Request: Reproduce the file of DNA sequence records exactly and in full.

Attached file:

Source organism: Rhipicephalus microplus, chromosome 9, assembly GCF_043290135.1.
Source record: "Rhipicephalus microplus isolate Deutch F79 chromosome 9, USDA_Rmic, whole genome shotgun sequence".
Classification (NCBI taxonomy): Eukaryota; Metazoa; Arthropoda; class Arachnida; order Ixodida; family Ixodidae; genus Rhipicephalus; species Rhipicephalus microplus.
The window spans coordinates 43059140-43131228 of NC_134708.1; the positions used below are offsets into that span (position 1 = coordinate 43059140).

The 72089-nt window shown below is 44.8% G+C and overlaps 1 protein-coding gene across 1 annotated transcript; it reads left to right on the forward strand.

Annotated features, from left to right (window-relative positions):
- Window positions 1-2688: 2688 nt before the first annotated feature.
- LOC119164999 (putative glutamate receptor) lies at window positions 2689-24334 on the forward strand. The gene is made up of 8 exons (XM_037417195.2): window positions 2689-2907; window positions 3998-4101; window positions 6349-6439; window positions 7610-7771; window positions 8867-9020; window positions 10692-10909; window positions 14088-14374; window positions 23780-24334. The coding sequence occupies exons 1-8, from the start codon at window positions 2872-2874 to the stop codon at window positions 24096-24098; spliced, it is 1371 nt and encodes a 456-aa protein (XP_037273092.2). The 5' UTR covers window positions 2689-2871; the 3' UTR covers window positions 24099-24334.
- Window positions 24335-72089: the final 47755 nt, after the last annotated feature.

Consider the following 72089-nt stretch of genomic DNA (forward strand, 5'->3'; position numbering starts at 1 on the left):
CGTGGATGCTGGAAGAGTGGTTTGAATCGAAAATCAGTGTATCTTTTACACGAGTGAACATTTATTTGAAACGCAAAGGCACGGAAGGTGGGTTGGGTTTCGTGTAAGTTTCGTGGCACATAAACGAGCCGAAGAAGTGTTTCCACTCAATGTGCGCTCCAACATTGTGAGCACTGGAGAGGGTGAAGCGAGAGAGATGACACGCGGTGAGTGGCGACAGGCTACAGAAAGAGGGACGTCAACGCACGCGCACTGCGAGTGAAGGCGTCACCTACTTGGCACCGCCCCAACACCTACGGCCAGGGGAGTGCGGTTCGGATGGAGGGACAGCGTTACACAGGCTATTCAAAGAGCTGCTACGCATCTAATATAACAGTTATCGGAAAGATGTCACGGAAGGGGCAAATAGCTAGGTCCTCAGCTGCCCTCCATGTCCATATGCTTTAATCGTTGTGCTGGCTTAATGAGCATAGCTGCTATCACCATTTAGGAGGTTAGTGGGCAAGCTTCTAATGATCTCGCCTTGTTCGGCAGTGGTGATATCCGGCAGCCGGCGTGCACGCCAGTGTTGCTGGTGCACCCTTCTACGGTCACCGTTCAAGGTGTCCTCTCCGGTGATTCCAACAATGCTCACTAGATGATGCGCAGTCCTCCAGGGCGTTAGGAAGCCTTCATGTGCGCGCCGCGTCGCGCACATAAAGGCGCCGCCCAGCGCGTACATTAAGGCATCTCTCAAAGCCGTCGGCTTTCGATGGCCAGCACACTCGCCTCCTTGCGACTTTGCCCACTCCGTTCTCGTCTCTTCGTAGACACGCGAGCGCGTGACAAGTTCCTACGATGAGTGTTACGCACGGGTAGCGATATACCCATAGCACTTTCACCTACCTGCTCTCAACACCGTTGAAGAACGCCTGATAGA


Source organism: Rhipicephalus microplus, chromosome 9, assembly GCF_043290135.1.
Source record: "Rhipicephalus microplus isolate Deutch F79 chromosome 9, USDA_Rmic, whole genome shotgun sequence".
Classification (NCBI taxonomy): Eukaryota; Metazoa; Arthropoda; class Arachnida; order Ixodida; family Ixodidae; genus Rhipicephalus; species Rhipicephalus microplus.
The window spans coordinates 43059140-43131228 of NC_134708.1; the positions used below are offsets into that span (position 1 = coordinate 43059140).

The 72089-nt window shown below is 44.8% G+C and overlaps 1 protein-coding gene across 1 annotated transcript; it reads left to right on the forward strand.

Annotated features, from left to right (window-relative positions):
- Window positions 1-2688: 2688 nt before the first annotated feature.
- LOC119164999 (putative glutamate receptor) lies at window positions 2689-24334 on the forward strand. The gene is made up of 8 exons (XM_037417195.2): window positions 2689-2907; window positions 3998-4101; window positions 6349-6439; window positions 7610-7771; window positions 8867-9020; window positions 10692-10909; window positions 14088-14374; window positions 23780-24334. The coding sequence occupies exons 1-8, from the start codon at window positions 2872-2874 to the stop codon at window positions 24096-24098; spliced, it is 1371 nt and encodes a 456-aa protein (XP_037273092.2). The 5' UTR covers window positions 2689-2871; the 3' UTR covers window positions 24099-24334.
- Window positions 24335-72089: the final 47755 nt, after the last annotated feature.

Consider the following 72089-nt stretch of genomic DNA (forward strand, 5'->3'; position numbering starts at 1 on the left):
CGTGGATGCTGGAAGAGTGGTTTGAATCGAAAATCAGTGTATCTTTTACACGAGTGAACATTTATTTGAAACGCAAAGGCACGGAAGGTGGGTTGGGTTTCGTGTAAGTTTCGTGGCACATAAACGAGCCGAAGAAGTGTTTCCACTCAATGTGCGCTCCAACATTGTGAGCACTGGAGAGGGTGAAGCGAGAGAGATGACACGCGGTGAGTGGCGACAGGCTACAGAAAGAGGGACGTCAACGCACGCGCACTGCGAGTGAAGGCGTCACCTACTTGGCACCGCCCCAACACCTACGGCCAGGGGAGTGCGGTTCGGATGGAGGGACAGCGTTACACAGGCTATTCAAAGAGCTGCTACGCATCTAATATAACAGTTATCGGAAAGATGTCACGGAAGGGGCAAATAGCTAGGTCCTCAGCTGCCCTCCATGTCCATATGCTTTAATCGTTGTGCTGGCTTAATGAGCATAGCTGCTATCACCATTTAGGAGGTTAGTGGGCAAGCTTCTAATGATCTCGCCTTGTTCGGCAGTGGTGATATCCGGCAGCCGGCGTGCACGCCAGTGTTGCTGGTGCACCCTTCTACGGTCACCGTTCAAGGTGTCCTCTCCGGTGATTCCAACAATGCTCACTAGATGATGCGCAGTCCTCCAGGGCGTTAGGAAGCCTTCATGTGCGCGCCGCGTCGCGCACATAAAGGCGCCGCCCAGCGCGTACATTAAGGCATCTCTCAAAGCCGTCGGCTTTCGATGGCCAGCACACTCGCCTCCTTGCGACTTTGCCCACTCCGTTCTCGTCTCTTCGTAGACACGCGAGCGCGTGACAAGTTCCTACGATGAGTGTTACGCACGGGTAGCGATATACCCATAGCACTTTCACCTACCTGCTCTCAACACCGTTGAAGAACGCCTGATAGA